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We Got the Beat

drum-picture-for-blog

Around fifth grade, I was faced with a life-altering decision. To be or not to be in band. Ok, it wasn’t really a life-changing decision, but it was something that I was ill prepared for. Other than mandatory recorder practice in 4th grade I had zero experience with any other instrument. I loved to slam on the keys of my grandma’s piano, and play with the cool sound effects on my great grandma’s electric keyboard in Florida once a year, but other than that, I really had no clue what I was getting into.

The first instrument I tried out was the saxophone. That dream was short lived when I looked at myself in the mirror holding the oblong object and said in a loud, Will Smith voice, “Aww, hey-all no.” For some reason, I thought I looked weird holding it (as if any person looks normal holding any instrument … trombone anyone?).

So I was back to square one. Mr. Willaby, the principal at Valley Lutheran at the time, had a trumpet he wasn’t using and said he would loan it to me if I was interested. I didn’t know much about “trumpeting” but I saw that there were only three buttons. That was good. Simple. I was on board.

It took a while for me to become a decent trumpet player, but by eighth grade, I was first chair and well on my way to joining band in high school and so on. Except, well … after eighth grade, I never played the trumpet again. The jerry-rigged—and I do mean that seriously, mine was like three different colors from a hodgepodge of parts—instrument sat in its case, never to played again. I actually have no clue what happened to the darn thing. To the disappointment of my grandparents and parents, I’m sure, I didn’t join band in high school. I had become completely disinterested with “trumpeting”, something that, like I said, I was quite good at, and had taken years to get good at.

Side note, I forgot to mention I also did choir in middle school too. It took me until page three of this essay to remember (for real) so you can tell how much my heart was in that. I bet there’s a lot of us that did these kinds of extracurricular things back in the day that in no way have any bearing on our lives now, other than we all own that one box of awards and memorabilia conveniently placed in the back of our cluttered attic.

So what happened? It’s a pretty simple answer, really. I played the wrong instrument.

For as long as I can remember I’ve been a tapper. I’m sure many of you do this when you drive—you tap your hands on the steering wheel while the radio’s playing. But I took my finger tapping beyond the constraints of the car. It followed me into the classroom at my desk. Pencils became instruments for epic drum solos. I used to have this tin Red Wings waste basket in my bedroom, and I turned that freaking thing upside down and slammed on it with reckless abandon. I was given real drumsticks from my parents and I shredded that metal until it was a dangerous surface of jagged edges and spikes. I broke packs of pens when I tapped them on our downstairs computer desk. Ink went everywhere a few times. So much stuff got ruined (sorry mom) but I just… couldn’t… stop!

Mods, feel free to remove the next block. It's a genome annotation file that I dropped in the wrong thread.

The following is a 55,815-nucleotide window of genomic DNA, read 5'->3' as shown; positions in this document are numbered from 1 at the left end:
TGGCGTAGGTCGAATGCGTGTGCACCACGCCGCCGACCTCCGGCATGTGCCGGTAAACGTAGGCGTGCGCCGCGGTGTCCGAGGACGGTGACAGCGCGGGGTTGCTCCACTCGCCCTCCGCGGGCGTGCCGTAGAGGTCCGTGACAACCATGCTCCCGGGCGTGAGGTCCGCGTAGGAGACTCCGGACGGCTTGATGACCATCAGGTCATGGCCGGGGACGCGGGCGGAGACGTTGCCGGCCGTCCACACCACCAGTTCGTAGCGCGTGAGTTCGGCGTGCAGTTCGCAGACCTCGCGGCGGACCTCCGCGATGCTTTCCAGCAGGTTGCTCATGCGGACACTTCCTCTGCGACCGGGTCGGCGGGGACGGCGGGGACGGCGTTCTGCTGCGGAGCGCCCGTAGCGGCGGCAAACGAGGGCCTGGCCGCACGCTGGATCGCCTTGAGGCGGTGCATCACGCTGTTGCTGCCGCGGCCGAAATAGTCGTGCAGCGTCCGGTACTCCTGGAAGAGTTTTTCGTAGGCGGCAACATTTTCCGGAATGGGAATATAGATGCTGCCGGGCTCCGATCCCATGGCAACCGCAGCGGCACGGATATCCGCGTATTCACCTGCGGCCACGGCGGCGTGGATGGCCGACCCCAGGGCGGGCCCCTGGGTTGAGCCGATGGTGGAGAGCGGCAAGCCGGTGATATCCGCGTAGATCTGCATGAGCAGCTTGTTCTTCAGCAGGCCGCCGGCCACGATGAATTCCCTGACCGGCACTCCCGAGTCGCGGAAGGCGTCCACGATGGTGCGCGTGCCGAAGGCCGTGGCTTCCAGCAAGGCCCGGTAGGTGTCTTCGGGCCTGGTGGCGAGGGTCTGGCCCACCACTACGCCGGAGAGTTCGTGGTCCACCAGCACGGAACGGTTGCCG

I was a pretty sucky drummer, but the beat was in my blood. I thought drummers were the coolest people in the bands. You know, the people they have out of focus and wayyyyyy off in the distance on the cd sleeves—yah, I thought those people were legit. I aspired to be like them. But I never did a thing about it.

I played the trumpet when I wanted to tap! tap! tap!tap!tap! It wasn’t until junior year of college when a little game called Rock Band and an entire month of legitimately doing nothing and staying on campus for free (see: How to Cheat Your College Into Giving You Free Rent) where I finally learned how to play the drums. Yes, I learned how to play from a video game. I played the game so much I broke the foot pedal within two weeks and replaced it with a wooden one from eBay. I tried my skills on a real set in our college band room, which was conveniently always unlocked. Took a few times, but I eventually could carry a beat. Later, when I graduated and lived in a house in Mequon WI, I borrowed a junky set from my church in Saginaw and set it up in our basement, and I slammed the piss out of that thing. At least two cymbals broke. The snare was set up on a wastebasket. The thing looked worse than trash, but that was part of its allure. And I even sold the thing on Craigslist later.

There are some people who, late in life, discover a new career path or interest that seems contradictory to the path they’ve been trekking down. People look at them and say, “Why would they do that when they’ve always done this?” What they don’t realize is that is what you’ve always wanted to do instead of this. Maybe you’ve been ignoring it. Maybe you’re doing something in its place because it’s more logical, more feasible to do than what you really want. Maybe you actually are doing it, but you’re met with obstacles and people who push you to do something else.

I started trumpet in fifth grade, but I had already been tapping years before that. I guess I just never saw it as a legitimate thing to pursue. Sure, I obsessed over it, dreamed of being in a band someday—and still do—but I never put A and B together to make C.

So I ask you, fellow reader, what have you had the beat to your whole life? I truly think that the things we want to do most in life have been ingrained in us since the beginning. Sure, some things